Thursday, 26 June 2014
Monday, 16 June 2014
|Josie Allan & David Lamb.|
Wednesday, 4 June 2014
As Volunteer Week nears the midway point, another Missing People Volunteer shares their perspective on working for the charity, this time in a social media-based role.
"I have always had a desire to help people. Having learnt of some of the fantastic work that Missing People do for individuals who have gone missing and their families, I was inspired to become involved and dedicate some of my spare time to supporting the cause.
Monday, 2 June 2014
As you may know, this week is Volunteer Week! To celebrate this fact, and show how many awesome ways there are to volunteer at Missing People, we're posting a series of volunteer experiences here on the blog. First up is Bhavin Patel, a Team Leader from York:
"I’ll be honest, there was no real thought process involved in choosing to volunteer for Missing People almost a year ago now, apart from that I wanted to do something more than my degree, learn some new skills and meet new people. I faced my laptop screen and filled out my university’s volunteer application. Out of about 7 charities available, I was drawn to Missing People, which seemed the most unique. I submitted the application and waited. That was the first moment.
"After an induction with Martin Crosby, Missing People’s Campaigns Manager for the North of England and Wales, the first event I attended was in Manchester. Moving to York for university, you would think all of my work would be in that area, but to be part of a team back at home in Manchester- and across the north for that matter- was quite remarkable. The event was Team Leader Training. It was here that I learnt about the charity’s values, the issues they deal with and the importance of Missing People. It was great to see so many enthusiastic volunteers; some had been personally affected by the issues surrounding missing people. When I got back to York, I was asked if I wanted to take up a Team Leader position in York. My answer was a resounding “Yes”. These were moments two and three.
"After a few (nervous!) appeal days, I got to know some of the volunteers that I would be working with. My main task was fundraising for a sponsored skydive that I agreed to participate in. Getting to know my team gave me a better chance of getting hold of any help when I needed it. This all led to one of my favourite moments as a volunteer; I was asked to run a small collection at BHS York alongside the supporting RockChoir.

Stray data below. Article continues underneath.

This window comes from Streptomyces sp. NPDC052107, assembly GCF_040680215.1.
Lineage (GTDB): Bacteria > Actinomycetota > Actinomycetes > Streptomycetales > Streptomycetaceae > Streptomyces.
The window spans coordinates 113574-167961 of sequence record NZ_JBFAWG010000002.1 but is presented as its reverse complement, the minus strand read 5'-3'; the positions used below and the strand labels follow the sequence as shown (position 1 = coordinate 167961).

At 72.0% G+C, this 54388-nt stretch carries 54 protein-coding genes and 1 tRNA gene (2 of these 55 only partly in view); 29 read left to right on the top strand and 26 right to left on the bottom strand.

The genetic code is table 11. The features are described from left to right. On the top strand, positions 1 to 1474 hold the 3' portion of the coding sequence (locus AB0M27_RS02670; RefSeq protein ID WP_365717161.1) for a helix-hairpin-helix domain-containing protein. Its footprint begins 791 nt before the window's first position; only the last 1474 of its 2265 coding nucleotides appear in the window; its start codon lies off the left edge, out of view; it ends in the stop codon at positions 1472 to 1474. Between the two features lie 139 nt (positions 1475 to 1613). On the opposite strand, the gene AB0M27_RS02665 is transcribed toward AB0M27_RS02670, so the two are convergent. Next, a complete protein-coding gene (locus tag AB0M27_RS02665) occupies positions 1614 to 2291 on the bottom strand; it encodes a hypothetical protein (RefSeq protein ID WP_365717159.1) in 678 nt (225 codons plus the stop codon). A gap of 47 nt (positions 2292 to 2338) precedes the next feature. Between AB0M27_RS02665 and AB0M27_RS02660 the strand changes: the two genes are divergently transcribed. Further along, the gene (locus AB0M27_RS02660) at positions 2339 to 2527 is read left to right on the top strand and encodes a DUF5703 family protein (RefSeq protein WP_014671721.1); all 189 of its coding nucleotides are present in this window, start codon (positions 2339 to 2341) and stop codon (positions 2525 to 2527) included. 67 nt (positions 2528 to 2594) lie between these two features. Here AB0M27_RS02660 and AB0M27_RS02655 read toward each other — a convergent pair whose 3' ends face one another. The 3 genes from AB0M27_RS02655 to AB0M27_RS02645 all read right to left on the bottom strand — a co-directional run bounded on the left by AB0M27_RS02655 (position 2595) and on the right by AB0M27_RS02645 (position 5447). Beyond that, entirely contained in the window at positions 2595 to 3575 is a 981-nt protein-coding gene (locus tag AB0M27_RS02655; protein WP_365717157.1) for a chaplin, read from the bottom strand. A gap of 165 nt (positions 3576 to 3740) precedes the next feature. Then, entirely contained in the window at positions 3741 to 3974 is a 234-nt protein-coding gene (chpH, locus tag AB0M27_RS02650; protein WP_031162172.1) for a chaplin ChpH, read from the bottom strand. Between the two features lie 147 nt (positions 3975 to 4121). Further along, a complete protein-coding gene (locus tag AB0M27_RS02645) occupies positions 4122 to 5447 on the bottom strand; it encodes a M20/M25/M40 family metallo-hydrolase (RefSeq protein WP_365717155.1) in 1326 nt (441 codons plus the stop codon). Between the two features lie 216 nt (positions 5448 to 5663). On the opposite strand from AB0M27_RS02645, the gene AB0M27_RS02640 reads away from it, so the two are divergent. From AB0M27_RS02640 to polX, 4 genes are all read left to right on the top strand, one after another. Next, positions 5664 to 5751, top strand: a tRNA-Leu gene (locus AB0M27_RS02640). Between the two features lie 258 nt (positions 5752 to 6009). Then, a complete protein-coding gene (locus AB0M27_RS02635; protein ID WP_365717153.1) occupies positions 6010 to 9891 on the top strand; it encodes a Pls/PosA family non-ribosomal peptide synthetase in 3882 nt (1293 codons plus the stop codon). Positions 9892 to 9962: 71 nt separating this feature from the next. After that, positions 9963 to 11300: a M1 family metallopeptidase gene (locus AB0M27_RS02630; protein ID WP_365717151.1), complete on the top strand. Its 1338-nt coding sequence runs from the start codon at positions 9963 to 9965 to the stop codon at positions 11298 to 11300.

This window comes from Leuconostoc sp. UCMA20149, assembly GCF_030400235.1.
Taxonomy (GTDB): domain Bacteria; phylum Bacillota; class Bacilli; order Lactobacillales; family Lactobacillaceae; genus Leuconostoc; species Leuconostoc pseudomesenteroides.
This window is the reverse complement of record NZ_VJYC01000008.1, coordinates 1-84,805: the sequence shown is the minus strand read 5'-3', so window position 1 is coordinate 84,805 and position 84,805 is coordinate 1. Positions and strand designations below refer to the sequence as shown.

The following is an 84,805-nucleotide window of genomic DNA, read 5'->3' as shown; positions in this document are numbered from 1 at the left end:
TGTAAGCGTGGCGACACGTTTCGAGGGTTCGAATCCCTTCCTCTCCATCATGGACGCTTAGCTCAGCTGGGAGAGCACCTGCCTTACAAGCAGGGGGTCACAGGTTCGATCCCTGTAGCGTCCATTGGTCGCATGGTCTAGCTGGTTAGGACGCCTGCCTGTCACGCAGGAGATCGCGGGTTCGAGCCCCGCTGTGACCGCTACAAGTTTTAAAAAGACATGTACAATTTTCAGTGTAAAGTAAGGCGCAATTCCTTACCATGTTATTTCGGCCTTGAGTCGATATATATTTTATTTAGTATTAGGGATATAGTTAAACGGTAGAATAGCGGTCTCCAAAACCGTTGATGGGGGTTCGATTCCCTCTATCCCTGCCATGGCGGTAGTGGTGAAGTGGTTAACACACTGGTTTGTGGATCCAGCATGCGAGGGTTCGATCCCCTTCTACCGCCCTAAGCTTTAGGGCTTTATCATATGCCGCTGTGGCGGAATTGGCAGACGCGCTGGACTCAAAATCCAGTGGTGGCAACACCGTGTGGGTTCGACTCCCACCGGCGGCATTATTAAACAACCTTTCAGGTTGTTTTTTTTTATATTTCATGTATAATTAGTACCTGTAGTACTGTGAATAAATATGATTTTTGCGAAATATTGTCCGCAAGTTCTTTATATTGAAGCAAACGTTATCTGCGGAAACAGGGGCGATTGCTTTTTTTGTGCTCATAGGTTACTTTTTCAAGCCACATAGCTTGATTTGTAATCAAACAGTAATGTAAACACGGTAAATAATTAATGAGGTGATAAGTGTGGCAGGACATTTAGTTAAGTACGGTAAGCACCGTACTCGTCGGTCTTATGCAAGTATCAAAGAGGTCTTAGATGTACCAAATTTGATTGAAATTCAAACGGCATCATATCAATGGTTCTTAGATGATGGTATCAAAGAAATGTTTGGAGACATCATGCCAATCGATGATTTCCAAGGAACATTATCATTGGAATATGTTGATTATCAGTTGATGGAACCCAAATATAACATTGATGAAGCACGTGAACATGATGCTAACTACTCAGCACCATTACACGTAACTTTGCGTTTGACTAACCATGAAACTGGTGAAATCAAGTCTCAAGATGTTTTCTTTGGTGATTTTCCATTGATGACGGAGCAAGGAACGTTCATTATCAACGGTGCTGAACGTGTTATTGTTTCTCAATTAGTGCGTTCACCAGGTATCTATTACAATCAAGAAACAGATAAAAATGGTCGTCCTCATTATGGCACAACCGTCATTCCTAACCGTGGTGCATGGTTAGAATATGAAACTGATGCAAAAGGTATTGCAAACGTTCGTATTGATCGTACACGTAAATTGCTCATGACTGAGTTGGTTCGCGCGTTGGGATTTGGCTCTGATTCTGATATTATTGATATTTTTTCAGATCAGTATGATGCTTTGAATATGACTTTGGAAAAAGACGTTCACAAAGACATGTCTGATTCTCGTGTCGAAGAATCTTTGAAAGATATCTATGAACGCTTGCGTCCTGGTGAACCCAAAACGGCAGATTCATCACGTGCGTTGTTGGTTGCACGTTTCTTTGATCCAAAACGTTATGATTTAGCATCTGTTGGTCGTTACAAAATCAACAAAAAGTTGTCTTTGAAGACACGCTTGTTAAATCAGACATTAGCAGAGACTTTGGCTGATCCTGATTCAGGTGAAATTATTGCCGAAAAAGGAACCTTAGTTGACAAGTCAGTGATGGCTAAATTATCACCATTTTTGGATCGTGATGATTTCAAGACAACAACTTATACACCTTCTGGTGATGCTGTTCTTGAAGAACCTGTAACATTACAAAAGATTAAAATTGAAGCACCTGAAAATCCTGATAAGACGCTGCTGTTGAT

"The main purpose of the event was to raise awareness for the upcoming Carol Service in York. Once the Rock Choir started performing their Christmas songs, a crowd gathered. On a rainy December day, we brought the light to York town, if only for a couple of hours. I could not stop smiling as the generous public filled my collection tin. That was moment four.
"My efforts for the skydive did not go to plan. Whilst I managed to organise a successful charity meal, York street collection and bag pack at a small ASDA, other businesses and societies were less helpful. A lot of supermarkets were all full in terms of their charity work.
"The amount of money needed to skydive for free also meant a lot of my team pulled out. I was disappointed, but through the efforts of myself and other skydiver (Fred my housemate, shout out!) we raised £700. It was a long day, but jumping out of that plane and freefalling achieved one of my life ambitions. It was the best experience of my life. Moment number five times infinity!
"I would also like to take this opportunity to thank Sarah my fellow team leader who skydived the year before and offered me some advice! She’s also done a tremendous job in York and can graduate with her head held high.
"As a thank you from the charity, team leaders were invited to London to spend a day at head office. It was great to put a face to people I had spoken to before and to speak to some that were new. I also helped in some filming for the new fundraising campaign, Everybody Stops for Tea. I hope to organise one of these events in York soon.
"The theme of this post is ‘Moments.’ I hope these special experiences will stay with me throughout my life. Everybody has moments; those times when we live for the present. The problem is, not many people stop to record these moments and enjoy them. That is why I am writing this. I enjoyed these moments as they happened and I can look back on them with pride."
Penned by Bhavin Patel
Team Leader, York.
Around 250,000 people go missing in the UK each year. The Missing Blog aims to give a voice to all those affected by this issue.
The charity Missing People is a lifeline when someone disappears. To find out more about Missing People and ways that you can support the charity visit www.missingpeople.org.uk.
Call or txt the charity Missing People for free on 116 000, 24/7 if you or anyone you know is affected by a disappearance.